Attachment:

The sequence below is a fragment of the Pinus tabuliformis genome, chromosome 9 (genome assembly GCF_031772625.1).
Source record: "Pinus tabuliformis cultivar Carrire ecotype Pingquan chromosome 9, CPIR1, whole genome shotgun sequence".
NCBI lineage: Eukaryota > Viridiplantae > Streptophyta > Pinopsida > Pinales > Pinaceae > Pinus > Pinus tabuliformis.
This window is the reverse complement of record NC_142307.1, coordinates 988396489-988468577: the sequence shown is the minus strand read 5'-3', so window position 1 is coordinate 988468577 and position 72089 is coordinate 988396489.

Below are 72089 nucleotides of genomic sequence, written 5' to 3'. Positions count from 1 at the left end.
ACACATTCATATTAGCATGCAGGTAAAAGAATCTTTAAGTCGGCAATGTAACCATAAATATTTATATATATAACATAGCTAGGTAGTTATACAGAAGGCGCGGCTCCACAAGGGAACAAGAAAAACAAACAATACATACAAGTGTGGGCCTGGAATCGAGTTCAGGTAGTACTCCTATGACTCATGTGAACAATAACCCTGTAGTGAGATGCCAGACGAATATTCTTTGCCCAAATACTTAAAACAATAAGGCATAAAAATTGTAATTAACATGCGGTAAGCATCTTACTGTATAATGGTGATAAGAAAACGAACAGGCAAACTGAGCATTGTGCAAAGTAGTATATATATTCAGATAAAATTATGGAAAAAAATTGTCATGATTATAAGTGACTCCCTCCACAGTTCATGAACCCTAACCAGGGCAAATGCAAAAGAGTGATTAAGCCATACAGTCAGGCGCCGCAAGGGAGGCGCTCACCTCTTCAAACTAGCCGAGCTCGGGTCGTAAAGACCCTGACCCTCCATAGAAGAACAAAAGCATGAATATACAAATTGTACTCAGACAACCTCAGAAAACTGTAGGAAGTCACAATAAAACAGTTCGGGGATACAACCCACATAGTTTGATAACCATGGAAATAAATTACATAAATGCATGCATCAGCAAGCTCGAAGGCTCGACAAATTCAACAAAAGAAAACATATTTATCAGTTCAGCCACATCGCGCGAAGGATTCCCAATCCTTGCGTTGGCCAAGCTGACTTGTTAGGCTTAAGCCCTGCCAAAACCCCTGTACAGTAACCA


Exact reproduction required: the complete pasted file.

The sequence below is a fragment of the Pinus tabuliformis genome, chromosome 9 (genome assembly GCF_031772625.1).
Source record: "Pinus tabuliformis cultivar Carrire ecotype Pingquan chromosome 9, CPIR1, whole genome shotgun sequence".
NCBI lineage: Eukaryota > Viridiplantae > Streptophyta > Pinopsida > Pinales > Pinaceae > Pinus > Pinus tabuliformis.
This window is the reverse complement of record NC_142307.1, coordinates 988396489-988468577: the sequence shown is the minus strand read 5'-3', so window position 1 is coordinate 988468577 and position 72089 is coordinate 988396489.

Below are 72089 nucleotides of genomic sequence, written 5' to 3'. Positions count from 1 at the left end.
ACACATTCATATTAGCATGCAGGTAAAAGAATCTTTAAGTCGGCAATGTAACCATAAATATTTATATATATAACATAGCTAGGTAGTTATACAGAAGGCGCGGCTCCACAAGGGAACAAGAAAAACAAACAATACATACAAGTGTGGGCCTGGAATCGAGTTCAGGTAGTACTCCTATGACTCATGTGAACAATAACCCTGTAGTGAGATGCCAGACGAATATTCTTTGCCCAAATACTTAAAACAATAAGGCATAAAAATTGTAATTAACATGCGGTAAGCATCTTACTGTATAATGGTGATAAGAAAACGAACAGGCAAACTGAGCATTGTGCAAAGTAGTATATATATTCAGATAAAATTATGGAAAAAAATTGTCATGATTATAAGTGACTCCCTCCACAGTTCATGAACCCTAACCAGGGCAAATGCAAAAGAGTGATTAAGCCATACAGTCAGGCGCCGCAAGGGAGGCGCTCACCTCTTCAAACTAGCCGAGCTCGGGTCGTAAAGACCCTGACCCTCCATAGAAGAACAAAAGCATGAATATACAAATTGTACTCAGACAACCTCAGAAAACTGTAGGAAGTCACAATAAAACAGTTCGGGGATACAACCCACATAGTTTGATAACCATGGAAATAAATTACATAAATGCATGCATCAGCAAGCTCGAAGGCTCGACAAATTCAACAAAAGAAAACATATTTATCAGTTCAGCCACATCGCGCGAAGGATTCCCAATCCTTGCGTTGGCCAAGCTGACTTGTTAGGCTTAAGCCCTGCCAAAACCCCTGTACAGTAACCA